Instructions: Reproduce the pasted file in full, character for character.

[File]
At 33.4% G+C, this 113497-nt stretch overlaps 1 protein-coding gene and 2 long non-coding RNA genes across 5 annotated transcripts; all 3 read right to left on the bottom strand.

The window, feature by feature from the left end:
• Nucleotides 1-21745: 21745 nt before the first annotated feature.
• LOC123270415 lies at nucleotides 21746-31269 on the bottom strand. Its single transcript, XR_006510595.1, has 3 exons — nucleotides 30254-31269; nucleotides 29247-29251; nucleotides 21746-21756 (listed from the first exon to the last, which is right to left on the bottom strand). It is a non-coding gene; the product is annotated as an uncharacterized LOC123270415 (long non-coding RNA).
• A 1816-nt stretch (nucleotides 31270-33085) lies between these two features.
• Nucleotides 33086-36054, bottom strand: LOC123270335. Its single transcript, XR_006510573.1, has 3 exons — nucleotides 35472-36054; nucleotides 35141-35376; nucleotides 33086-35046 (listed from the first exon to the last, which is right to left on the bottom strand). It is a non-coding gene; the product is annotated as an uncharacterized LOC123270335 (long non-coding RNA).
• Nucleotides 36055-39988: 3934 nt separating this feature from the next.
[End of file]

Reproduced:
At 33.4% G+C, this 113497-nt stretch overlaps 1 protein-coding gene and 2 long non-coding RNA genes across 5 annotated transcripts; all 3 read right to left on the bottom strand.

The window, feature by feature from the left end:
• Nucleotides 1-21745: 21745 nt before the first annotated feature.
• LOC123270415 lies at nucleotides 21746-31269 on the bottom strand. Its single transcript, XR_006510595.1, has 3 exons — nucleotides 30254-31269; nucleotides 29247-29251; nucleotides 21746-21756 (listed from the first exon to the last, which is right to left on the bottom strand). It is a non-coding gene; the product is annotated as an uncharacterized LOC123270415 (long non-coding RNA).
• A 1816-nt stretch (nucleotides 31270-33085) lies between these two features.
• Nucleotides 33086-36054, bottom strand: LOC123270335. Its single transcript, XR_006510573.1, has 3 exons — nucleotides 35472-36054; nucleotides 35141-35376; nucleotides 33086-35046 (listed from the first exon to the last, which is right to left on the bottom strand). It is a non-coding gene; the product is annotated as an uncharacterized LOC123270335 (long non-coding RNA).
• Nucleotides 36055-39988: 3934 nt separating this feature from the next.